xfs
[Top] [All Lists]

Re: [PATCH 5/8] xfs: Protect xfs_file_aio_write() & xfs_setattr_size() w

To: Dave Chinner <david@xxxxxxxxxxxxx>
Subject: Re: [PATCH 5/8] xfs: Protect xfs_file_aio_write() & xfs_setattr_size() with sb_start_write - sb_end_write
From: Jan Kara <jack@xxxxxxx>
Date: Tue, 24 Jan 2012 20:35:29 +0100
Cc: Jan Kara <jack@xxxxxxx>, linux-fsdevel@xxxxxxxxxxxxxxx, Eric Sandeen <sandeen@xxxxxxxxxxx>, Dave Chinner <dchinner@xxxxxxxxxx>, Surbhi Palande <csurbhi@xxxxxxxxx>, Kamal Mostafa <kamal@xxxxxxxxxxxxx>, Christoph Hellwig <hch@xxxxxxxxxxxxx>, LKML <linux-kernel@xxxxxxxxxxxxxxx>, xfs@xxxxxxxxxxx, linux-ext4@xxxxxxxxxxxxxxx, Ben Myers <bpm@xxxxxxx>, Alex Elder <elder@xxxxxxxxxx>
In-reply-to: <20120124071926.GM15102@dastard>
References: <1327091686-23177-1-git-send-email-jack@xxxxxxx> <1327091686-23177-6-git-send-email-jack@xxxxxxx> <20120124071926.GM15102@dastard>
User-agent: Mutt/1.5.20 (2009-06-14)
On Tue 24-01-12 18:19:26, Dave Chinner wrote:
> On Fri, Jan 20, 2012 at 09:34:43PM +0100, Jan Kara wrote:
> > Replace racy xfs_wait_for_freeze() check in xfs_file_aio_write() with
> > a reliable sb_start_write() - sb_end_write() locking. Due to lock ranking
> > dictated by the page fault code we have to call sb_start_write() after we
> > acquire ilock.
> 
> It appears to me that you have indeed confused the ilock with the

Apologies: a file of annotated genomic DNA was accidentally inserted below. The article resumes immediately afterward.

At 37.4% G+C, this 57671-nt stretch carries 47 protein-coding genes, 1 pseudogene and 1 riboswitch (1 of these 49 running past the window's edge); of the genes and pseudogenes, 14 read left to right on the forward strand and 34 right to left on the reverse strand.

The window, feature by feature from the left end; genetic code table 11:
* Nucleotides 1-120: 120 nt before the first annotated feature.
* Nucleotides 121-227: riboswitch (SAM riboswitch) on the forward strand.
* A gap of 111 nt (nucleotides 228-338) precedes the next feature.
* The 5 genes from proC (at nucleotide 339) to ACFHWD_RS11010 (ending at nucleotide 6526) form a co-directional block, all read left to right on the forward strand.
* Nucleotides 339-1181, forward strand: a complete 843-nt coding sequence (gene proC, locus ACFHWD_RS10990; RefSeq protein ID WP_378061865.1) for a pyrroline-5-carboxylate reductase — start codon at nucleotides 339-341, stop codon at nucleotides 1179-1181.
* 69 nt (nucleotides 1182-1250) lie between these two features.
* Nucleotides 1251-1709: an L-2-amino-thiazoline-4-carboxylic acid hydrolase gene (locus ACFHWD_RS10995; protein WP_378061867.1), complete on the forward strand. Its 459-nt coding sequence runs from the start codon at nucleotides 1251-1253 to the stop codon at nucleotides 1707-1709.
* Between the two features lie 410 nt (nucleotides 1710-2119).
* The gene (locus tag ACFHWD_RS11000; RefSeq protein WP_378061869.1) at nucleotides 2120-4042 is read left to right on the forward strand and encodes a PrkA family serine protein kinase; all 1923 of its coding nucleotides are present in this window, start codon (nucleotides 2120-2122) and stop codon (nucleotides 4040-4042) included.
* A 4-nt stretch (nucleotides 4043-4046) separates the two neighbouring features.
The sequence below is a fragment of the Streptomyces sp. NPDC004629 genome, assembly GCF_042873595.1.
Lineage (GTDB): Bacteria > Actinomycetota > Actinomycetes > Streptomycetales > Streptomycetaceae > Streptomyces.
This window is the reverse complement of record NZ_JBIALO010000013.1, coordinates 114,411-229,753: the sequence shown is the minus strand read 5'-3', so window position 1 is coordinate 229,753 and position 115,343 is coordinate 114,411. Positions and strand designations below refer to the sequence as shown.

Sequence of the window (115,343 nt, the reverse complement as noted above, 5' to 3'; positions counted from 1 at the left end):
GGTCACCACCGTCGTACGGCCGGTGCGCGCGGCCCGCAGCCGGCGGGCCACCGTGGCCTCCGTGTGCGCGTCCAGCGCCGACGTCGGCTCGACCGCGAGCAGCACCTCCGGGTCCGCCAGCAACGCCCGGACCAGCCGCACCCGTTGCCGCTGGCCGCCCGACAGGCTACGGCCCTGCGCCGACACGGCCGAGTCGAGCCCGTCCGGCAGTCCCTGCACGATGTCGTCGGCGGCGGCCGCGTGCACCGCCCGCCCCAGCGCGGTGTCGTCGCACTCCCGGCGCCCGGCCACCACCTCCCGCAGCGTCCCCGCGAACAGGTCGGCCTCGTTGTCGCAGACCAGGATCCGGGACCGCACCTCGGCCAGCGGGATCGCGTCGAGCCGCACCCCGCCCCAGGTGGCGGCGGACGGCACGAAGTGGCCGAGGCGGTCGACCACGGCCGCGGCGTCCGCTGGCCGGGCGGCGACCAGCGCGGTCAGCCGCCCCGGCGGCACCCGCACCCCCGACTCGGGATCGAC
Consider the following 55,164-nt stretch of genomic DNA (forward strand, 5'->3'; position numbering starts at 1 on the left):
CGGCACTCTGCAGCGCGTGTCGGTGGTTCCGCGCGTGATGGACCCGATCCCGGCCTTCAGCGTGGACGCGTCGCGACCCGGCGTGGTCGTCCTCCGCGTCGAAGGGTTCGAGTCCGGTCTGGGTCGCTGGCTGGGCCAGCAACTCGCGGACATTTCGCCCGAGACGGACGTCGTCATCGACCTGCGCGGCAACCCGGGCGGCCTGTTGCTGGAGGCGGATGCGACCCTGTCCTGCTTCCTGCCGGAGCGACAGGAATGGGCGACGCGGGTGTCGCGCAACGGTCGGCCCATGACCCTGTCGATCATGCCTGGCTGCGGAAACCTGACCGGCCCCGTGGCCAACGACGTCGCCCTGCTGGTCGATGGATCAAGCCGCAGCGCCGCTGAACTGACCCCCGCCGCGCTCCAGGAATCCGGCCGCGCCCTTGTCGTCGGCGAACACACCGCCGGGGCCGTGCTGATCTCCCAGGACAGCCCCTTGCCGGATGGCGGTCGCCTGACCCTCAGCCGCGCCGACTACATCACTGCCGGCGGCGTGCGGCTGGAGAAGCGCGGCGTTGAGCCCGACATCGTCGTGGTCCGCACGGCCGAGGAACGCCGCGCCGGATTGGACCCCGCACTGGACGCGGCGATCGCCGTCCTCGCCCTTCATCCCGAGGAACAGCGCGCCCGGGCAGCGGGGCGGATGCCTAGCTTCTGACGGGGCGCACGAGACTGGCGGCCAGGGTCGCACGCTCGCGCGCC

> iolock.
> 
> > Similarly we have to protect xfs_setattr_size() because it can modify last
> > page of truncated file. Because ilock is dropped in xfs_setattr_size() we
> > have to drop and retake write access as well to avoid deadlocks.
> 
> > 
> > CC: Ben Myers <bpm@xxxxxxx>
> > CC: Alex Elder <elder@xxxxxxxxxx>
> > Signed-off-by: Jan Kara <jack@xxxxxxx>
> > ---
> >  fs/xfs/xfs_file.c |    6 ++++--
> >  fs/xfs/xfs_iops.c |    6 ++++++
> >  2 files changed, 10 insertions(+), 2 deletions(-)
> > 
> > diff --git a/fs/xfs/xfs_file.c b/fs/xfs/xfs_file.c
> > index 753ed9b..9efd153 100644
> > --- a/fs/xfs/xfs_file.c
> > +++ b/fs/xfs/xfs_file.c
> > @@ -862,9 +862,11 @@ xfs_file_dio_aio_write(
> >             *iolock = XFS_IOLOCK_SHARED;
> >     }
> >  
> > +   sb_start_write(inode->i_sb, SB_FREEZE_WRITE);
> >     trace_xfs_file_direct_write(ip, count, iocb->ki_pos, 0);
> >     ret = generic_file_direct_write(iocb, iovp,
> >                     &nr_segs, pos, &iocb->ki_pos, count, ocount);
> > +   sb_end_write(inode->i_sb, SB_FREEZE_WRITE);
> 
> That's inside the iolock, not the ilock. Either way, it is
> incorrect. This accounting should be outside the iolock - because
> xfs_trans_alloc() can be called with the iolock held. Therefore the
> freeze/lock order needs to be
> 
>       sb_start_write(SB_FREEZE_WRITE)
>         XFS(ip)->i_iolock
>           XFS(ip)->i_ilock
>       sb_end_write(SB_FREEZE_WRITE)
> 
> Which matches the current freeze/lock order.
  Hmm, so I was looking at this and I think there are following locking
constrants (please correct me if I have something wrong):
iolock -> trans start (per your claim above)